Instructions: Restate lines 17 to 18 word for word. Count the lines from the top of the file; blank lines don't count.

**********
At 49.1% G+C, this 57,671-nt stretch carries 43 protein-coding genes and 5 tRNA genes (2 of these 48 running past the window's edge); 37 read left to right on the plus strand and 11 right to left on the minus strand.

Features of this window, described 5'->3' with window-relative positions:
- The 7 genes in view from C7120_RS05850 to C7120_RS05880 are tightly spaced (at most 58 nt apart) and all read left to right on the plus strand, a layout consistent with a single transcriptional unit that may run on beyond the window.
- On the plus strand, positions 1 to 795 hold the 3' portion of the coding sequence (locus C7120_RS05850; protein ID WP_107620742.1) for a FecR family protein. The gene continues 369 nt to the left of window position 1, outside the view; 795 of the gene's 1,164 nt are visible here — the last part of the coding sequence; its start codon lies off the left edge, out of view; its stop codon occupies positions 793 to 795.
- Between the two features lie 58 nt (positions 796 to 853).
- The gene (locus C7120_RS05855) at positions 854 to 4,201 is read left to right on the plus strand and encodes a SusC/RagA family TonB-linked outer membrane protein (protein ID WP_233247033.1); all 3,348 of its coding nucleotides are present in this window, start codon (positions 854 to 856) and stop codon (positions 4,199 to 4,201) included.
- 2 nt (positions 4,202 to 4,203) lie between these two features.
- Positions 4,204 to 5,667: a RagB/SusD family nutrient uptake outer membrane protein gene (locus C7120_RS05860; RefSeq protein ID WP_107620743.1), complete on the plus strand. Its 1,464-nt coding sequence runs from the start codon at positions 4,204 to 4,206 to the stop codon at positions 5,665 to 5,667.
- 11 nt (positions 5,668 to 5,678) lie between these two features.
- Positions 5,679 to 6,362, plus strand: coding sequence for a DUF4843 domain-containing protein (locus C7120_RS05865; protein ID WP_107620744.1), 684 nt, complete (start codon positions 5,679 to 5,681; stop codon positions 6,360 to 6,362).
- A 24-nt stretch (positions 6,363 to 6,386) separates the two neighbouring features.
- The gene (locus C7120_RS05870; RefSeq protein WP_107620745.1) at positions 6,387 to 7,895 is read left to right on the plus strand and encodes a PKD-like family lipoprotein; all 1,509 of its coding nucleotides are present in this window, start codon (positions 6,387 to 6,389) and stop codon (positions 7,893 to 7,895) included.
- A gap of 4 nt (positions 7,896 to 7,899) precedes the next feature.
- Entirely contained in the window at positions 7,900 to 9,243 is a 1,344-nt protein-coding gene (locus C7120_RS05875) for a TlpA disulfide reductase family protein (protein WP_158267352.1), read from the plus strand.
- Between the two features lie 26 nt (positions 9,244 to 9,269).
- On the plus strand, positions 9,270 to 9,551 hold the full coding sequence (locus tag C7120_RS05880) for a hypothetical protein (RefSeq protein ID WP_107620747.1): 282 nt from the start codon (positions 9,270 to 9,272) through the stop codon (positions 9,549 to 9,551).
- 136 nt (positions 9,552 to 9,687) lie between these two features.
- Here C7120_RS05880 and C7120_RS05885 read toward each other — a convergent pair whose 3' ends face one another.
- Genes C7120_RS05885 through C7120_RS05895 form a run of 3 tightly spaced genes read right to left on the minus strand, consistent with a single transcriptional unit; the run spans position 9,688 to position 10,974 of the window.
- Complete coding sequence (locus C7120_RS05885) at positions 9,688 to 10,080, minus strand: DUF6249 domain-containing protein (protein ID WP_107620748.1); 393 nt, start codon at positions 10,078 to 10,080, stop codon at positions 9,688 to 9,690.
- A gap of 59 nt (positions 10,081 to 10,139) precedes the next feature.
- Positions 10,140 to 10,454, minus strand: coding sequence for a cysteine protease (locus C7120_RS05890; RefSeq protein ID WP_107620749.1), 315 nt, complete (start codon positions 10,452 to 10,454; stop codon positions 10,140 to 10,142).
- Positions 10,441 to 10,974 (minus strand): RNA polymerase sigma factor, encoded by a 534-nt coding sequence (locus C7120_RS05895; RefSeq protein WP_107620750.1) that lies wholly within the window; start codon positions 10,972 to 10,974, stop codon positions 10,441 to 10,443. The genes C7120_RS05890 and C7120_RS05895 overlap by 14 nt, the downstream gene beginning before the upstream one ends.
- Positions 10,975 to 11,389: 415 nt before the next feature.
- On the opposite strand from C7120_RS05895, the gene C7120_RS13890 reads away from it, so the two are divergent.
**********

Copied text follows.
- 136 nt (positions 9,552 to 9,687) lie between these two features.
- Here C7120_RS05880 and C7120_RS05885 read toward each other — a convergent pair whose 3' ends face one another.